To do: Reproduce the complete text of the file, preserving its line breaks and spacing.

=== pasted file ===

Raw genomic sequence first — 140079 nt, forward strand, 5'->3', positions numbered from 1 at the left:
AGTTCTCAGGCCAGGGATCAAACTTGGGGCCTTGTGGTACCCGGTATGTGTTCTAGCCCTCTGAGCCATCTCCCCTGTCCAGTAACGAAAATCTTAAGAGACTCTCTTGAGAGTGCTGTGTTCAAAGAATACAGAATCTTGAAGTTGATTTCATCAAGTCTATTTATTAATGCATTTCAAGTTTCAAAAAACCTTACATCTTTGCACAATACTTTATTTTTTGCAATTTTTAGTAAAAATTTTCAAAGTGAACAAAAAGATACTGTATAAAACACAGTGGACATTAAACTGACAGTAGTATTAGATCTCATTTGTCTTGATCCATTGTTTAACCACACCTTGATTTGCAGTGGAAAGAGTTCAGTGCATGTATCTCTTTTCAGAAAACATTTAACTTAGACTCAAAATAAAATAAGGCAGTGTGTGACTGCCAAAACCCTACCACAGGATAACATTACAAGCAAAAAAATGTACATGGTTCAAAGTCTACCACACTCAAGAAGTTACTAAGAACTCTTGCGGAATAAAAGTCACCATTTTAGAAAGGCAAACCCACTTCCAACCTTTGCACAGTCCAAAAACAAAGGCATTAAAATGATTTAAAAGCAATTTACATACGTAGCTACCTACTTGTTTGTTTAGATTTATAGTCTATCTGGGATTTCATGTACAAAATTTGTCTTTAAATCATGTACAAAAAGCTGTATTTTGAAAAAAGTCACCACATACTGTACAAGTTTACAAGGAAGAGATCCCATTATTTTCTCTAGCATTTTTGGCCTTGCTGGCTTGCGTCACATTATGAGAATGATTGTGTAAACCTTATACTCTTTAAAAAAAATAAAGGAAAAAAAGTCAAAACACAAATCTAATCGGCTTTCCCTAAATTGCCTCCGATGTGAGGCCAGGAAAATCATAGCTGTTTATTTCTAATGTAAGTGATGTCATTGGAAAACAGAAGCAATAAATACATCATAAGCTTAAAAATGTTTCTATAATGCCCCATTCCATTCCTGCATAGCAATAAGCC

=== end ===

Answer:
Raw genomic sequence first — 140079 nt, forward strand, 5'->3', positions numbered from 1 at the left:
AGTTCTCAGGCCAGGGATCAAACTTGGGGCCTTGTGGTACCCGGTATGTGTTCTAGCCCTCTGAGCCATCTCCCCTGTCCAGTAACGAAAATCTTAAGAGACTCTCTTGAGAGTGCTGTGTTCAAAGAATACAGAATCTTGAAGTTGATTTCATCAAGTCTATTTATTAATGCATTTCAAGTTTCAAAAAACCTTACATCTTTGCACAATACTTTATTTTTTGCAATTTTTAGTAAAAATTTTCAAAGTGAACAAAAAGATACTGTATAAAACACAGTGGACATTAAACTGACAGTAGTATTAGATCTCATTTGTCTTGATCCATTGTTTAACCACACCTTGATTTGCAGTGGAAAGAGTTCAGTGCATGTATCTCTTTTCAGAAAACATTTAACTTAGACTCAAAATAAAATAAGGCAGTGTGTGACTGCCAAAACCCTACCACAGGATAACATTACAAGCAAAAAAATGTACATGGTTCAAAGTCTACCACACTCAAGAAGTTACTAAGAACTCTTGCGGAATAAAAGTCACCATTTTAGAAAGGCAAACCCACTTCCAACCTTTGCACAGTCCAAAAACAAAGGCATTAAAATGATTTAAAAGCAATTTACATACGTAGCTACCTACTTGTTTGTTTAGATTTATAGTCTATCTGGGATTTCATGTACAAAATTTGTCTTTAAATCATGTACAAAAAGCTGTATTTTGAAAAAAGTCACCACATACTGTACAAGTTTACAAGGAAGAGATCCCATTATTTTCTCTAGCATTTTTGGCCTTGCTGGCTTGCGTCACATTATGAGAATGATTGTGTAAACCTTATACTCTTTAAAAAAAATAAAGGAAAAAAAGTCAAAACACAAATCTAATCGGCTTTCCCTAAATTGCCTCCGATGTGAGGCCAGGAAAATCATAGCTGTTTATTTCTAATGTAAGTGATGTCATTGGAAAACAGAAGCAATAAATACATCATAAGCTTAAAAATGTTTCTATAATGCCCCATTCCATTCCTGCATAGCAATAAGCC